5G communications' superfast download speeds rely on the high frequencies that drive the transmissions. But the highest frequencies come with a tradeoff.
Frequencies at the upper end of the 5G spectrum hold the greatest amount of data and could be critical to high-resolution augmented and virtual reality, video streaming, video conferencing, and services in crowded urban areas. But those high-end frequencies are easily blocked by walls, furniture and even people. This has been a hurdle to achieving the technology's full potential.
Now, a team led by Princeton researchers has developed a new device to help higher-frequency 5G signals, known as millimeter-wave or mmWave, overcome this obstacle. The device, called mmWall, is about the size of a small tablet. It can steer mmWave signals to reach all corners of a large room, and, when installed in a window, can bring signals from an outdoor transmitter indoors. The researchers presented their work on mmWall at the USENIX Symposium on Networked Systems Design and Implementation in Boston on April 19.
While computers and smartphones often connect to Wi-Fi indoors to get the best data speeds, outdoor 5G base stations could someday replace Wi-Fi systems and provide high-speed connectivity both indoors and outdoors, preventing glitches when devices switch between networks, said Kun Woo Cho, a Ph.D. student in Princeton's Department of Computer Science and the lead author of the research. Boosting 5G signals with technology like mmWall will be crucial to this broader adoption, she said.
The mmWall is an accordion-like array of 76 vertical panels that can both reflect and refract radio waves at frequencies above 24 gigahertz, the lower bound of mmWave signals. These frequencies can provide a bandwidth five to 10 times greater than the maximum capability of 4G networks. The device can steer beams around obstacles, as well as efficiently align the beams of transmitter and receiver to establish connections quickly and maintain them seamlessly.
"Wireless transmissions at these higher frequencies resemble beams of light more than a broadcast in all directions, and so get blocked easily by humans and other obstacles," said senior study author Kyle Jamieson, a professor of computer science who leads the Princeton Advanced Wireless Systems Lab (PAWS).
The mmWall surface is the first to be able to reflect such transmissions in such a way that the angle of reflection does not equal the angle of incidence, sidestepping a classic law of physics. The device can also "refract transmissions that hit one side of the surface through at a different angle of departure, and is fully electronically reconfigurable within microseconds, allowing it to keep up with the 'line rate' of tomorrow's ultra-fast networks," said Jamieson.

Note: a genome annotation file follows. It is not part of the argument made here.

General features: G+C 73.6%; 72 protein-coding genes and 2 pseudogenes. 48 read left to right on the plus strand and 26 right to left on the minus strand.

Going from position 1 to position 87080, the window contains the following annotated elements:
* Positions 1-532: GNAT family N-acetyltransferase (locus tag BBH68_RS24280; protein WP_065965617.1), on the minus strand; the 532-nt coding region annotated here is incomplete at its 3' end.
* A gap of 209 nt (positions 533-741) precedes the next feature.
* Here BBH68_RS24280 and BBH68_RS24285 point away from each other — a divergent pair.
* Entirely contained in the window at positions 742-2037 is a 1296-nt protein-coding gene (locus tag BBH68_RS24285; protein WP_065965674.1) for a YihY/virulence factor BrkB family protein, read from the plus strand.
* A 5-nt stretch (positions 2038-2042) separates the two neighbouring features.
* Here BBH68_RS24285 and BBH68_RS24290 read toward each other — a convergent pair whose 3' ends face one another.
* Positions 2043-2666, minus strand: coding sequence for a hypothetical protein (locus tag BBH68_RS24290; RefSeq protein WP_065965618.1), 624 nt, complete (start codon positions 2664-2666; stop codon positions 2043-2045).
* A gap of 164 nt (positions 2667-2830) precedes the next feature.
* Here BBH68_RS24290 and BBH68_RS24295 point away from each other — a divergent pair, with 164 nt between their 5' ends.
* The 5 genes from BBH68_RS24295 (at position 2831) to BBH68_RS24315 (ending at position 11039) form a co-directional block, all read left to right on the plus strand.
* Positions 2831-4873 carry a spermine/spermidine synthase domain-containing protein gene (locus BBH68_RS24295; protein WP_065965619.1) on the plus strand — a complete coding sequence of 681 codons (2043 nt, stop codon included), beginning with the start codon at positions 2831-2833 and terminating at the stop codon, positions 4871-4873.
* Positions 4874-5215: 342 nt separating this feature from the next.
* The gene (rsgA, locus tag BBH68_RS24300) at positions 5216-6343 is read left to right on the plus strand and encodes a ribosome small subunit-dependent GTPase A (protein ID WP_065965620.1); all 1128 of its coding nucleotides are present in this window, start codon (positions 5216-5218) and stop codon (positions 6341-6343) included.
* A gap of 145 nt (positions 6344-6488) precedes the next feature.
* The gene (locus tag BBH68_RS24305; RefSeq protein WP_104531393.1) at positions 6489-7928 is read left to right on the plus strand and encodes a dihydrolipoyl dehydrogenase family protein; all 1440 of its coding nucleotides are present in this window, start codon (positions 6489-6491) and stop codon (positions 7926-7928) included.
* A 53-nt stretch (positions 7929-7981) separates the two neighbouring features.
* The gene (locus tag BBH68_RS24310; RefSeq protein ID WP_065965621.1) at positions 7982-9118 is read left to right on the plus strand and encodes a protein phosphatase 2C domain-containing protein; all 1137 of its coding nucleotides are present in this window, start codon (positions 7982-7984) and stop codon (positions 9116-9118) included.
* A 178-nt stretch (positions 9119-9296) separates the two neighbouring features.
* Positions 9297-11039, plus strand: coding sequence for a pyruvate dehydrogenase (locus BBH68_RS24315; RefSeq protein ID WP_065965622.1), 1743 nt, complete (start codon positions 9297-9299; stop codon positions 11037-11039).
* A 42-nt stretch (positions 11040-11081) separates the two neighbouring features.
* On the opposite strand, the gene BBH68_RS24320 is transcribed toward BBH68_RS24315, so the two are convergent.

Each panel of mmWall holds two meandering lines of thin copper wire, flanking a line of 28 broken circles made of thicker wire, which constitute meta-atoms -- materials whose geometry is designed to achieve tunable electrical and magnetic properties. Applying controlled electrical current to these meta-atoms can change the behavior of the mmWave signals that interact with the mmWall surface -- dynamically steering the signals around obstacles by shifting their paths by up to 135 degrees.
"Just by changing the voltage, we can tune the phase," or the relationship between the incoming and outgoing radio waves, said Cho. "We can basically steer to any angle for transmission and reflection. State-of-the-art surfaces generally only work for reflection or only work for transmission, but with this we can do both at any arbitrary angle with high amplitude."
The process is analogous to light waves slowing down when they pass through a glass of water, said Cho. The water changes the direction of the light waves and makes objects appear distorted when viewed through the water.
Cho mathematically analyzed different parameters of the meta-atoms' geometry to arrive at the optimal size, shape and arrangement for the copper meta-atoms and the pathways between them, which were fabricated with standard printed circuit board technology and mounted on a 3D-printed frame. In designing mmWall, the team aimed to use the smallest possible meta-atoms (each has a diameter of less than a millimeter), in order to optimize their interaction with mmWaves, as well as to simplify the device's fabrication and minimize the amount of copper. The mmWall also uses only microwatts of electricity, about 1,000 times less than Wi-Fi routers which use an average of about 6 watts.
Cho tested mmWall's ability to transmit and steer mmWave signals in a 900-square-foot lab in Princeton's Computer Science building. With a transmitter in the room, mmWall improved the signal-to-noise ratio at nearly all of the 23 spots tested around the room. And when the transmitter was placed outdoors, mmWall again boosted signals all around the room, including in roughly 40% of spots that had been completely blocked without the use of mmWall.
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